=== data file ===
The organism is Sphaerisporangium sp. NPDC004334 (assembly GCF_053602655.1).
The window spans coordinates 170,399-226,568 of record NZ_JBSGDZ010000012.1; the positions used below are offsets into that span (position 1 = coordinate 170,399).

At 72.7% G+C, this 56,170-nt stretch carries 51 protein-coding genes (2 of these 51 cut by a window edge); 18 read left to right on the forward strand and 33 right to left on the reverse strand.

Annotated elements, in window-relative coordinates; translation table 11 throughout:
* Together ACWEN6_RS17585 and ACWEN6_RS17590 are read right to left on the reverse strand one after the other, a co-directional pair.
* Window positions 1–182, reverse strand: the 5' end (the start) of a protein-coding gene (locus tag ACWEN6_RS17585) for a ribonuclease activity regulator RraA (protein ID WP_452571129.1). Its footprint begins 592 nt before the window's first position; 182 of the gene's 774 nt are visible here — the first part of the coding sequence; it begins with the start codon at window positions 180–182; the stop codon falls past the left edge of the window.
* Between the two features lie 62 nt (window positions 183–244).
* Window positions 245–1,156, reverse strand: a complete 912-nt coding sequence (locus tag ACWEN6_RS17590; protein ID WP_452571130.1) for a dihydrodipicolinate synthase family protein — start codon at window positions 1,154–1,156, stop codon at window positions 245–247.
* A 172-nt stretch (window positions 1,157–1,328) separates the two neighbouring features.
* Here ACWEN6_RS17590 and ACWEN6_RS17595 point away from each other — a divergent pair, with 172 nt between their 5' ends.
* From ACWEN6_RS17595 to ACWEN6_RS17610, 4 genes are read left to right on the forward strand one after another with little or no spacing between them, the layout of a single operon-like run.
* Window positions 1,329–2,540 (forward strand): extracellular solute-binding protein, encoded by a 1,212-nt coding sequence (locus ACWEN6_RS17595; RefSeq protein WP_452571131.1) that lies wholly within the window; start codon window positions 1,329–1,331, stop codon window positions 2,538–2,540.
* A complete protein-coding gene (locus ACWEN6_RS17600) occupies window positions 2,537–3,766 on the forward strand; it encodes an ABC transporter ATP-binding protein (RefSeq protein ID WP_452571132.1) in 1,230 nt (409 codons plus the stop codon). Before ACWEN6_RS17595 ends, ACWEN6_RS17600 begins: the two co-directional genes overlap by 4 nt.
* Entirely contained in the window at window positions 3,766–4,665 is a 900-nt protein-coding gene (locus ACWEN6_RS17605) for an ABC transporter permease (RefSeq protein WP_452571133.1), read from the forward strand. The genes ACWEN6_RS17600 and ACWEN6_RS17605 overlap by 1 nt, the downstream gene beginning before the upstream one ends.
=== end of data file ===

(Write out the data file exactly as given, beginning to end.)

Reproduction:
The organism is Sphaerisporangium sp. NPDC004334 (assembly GCF_053602655.1).
The window spans coordinates 170,399-226,568 of record NZ_JBSGDZ010000012.1; the positions used below are offsets into that span (position 1 = coordinate 170,399).

At 72.7% G+C, this 56,170-nt stretch carries 51 protein-coding genes (2 of these 51 cut by a window edge); 18 read left to right on the forward strand and 33 right to left on the reverse strand.

Annotated elements, in window-relative coordinates; translation table 11 throughout:
* Together ACWEN6_RS17585 and ACWEN6_RS17590 are read right to left on the reverse strand one after the other, a co-directional pair.
* Window positions 1–182, reverse strand: the 5' end (the start) of a protein-coding gene (locus tag ACWEN6_RS17585) for a ribonuclease activity regulator RraA (protein ID WP_452571129.1). Its footprint begins 592 nt before the window's first position; 182 of the gene's 774 nt are visible here — the first part of the coding sequence; it begins with the start codon at window positions 180–182; the stop codon falls past the left edge of the window.
* Between the two features lie 62 nt (window positions 183–244).
* Window positions 245–1,156, reverse strand: a complete 912-nt coding sequence (locus tag ACWEN6_RS17590; protein ID WP_452571130.1) for a dihydrodipicolinate synthase family protein — start codon at window positions 1,154–1,156, stop codon at window positions 245–247.
* A 172-nt stretch (window positions 1,157–1,328) separates the two neighbouring features.
* Here ACWEN6_RS17590 and ACWEN6_RS17595 point away from each other — a divergent pair, with 172 nt between their 5' ends.
* From ACWEN6_RS17595 to ACWEN6_RS17610, 4 genes are read left to right on the forward strand one after another with little or no spacing between them, the layout of a single operon-like run.
* Window positions 1,329–2,540 (forward strand): extracellular solute-binding protein, encoded by a 1,212-nt coding sequence (locus ACWEN6_RS17595; RefSeq protein WP_452571131.1) that lies wholly within the window; start codon window positions 1,329–1,331, stop codon window positions 2,538–2,540.
* A complete protein-coding gene (locus ACWEN6_RS17600) occupies window positions 2,537–3,766 on the forward strand; it encodes an ABC transporter ATP-binding protein (RefSeq protein ID WP_452571132.1) in 1,230 nt (409 codons plus the stop codon). Before ACWEN6_RS17595 ends, ACWEN6_RS17600 begins: the two co-directional genes overlap by 4 nt.
* Entirely contained in the window at window positions 3,766–4,665 is a 900-nt protein-coding gene (locus ACWEN6_RS17605) for an ABC transporter permease (RefSeq protein WP_452571133.1), read from the forward strand. The genes ACWEN6_RS17600 and ACWEN6_RS17605 overlap by 1 nt, the downstream gene beginning before the upstream one ends.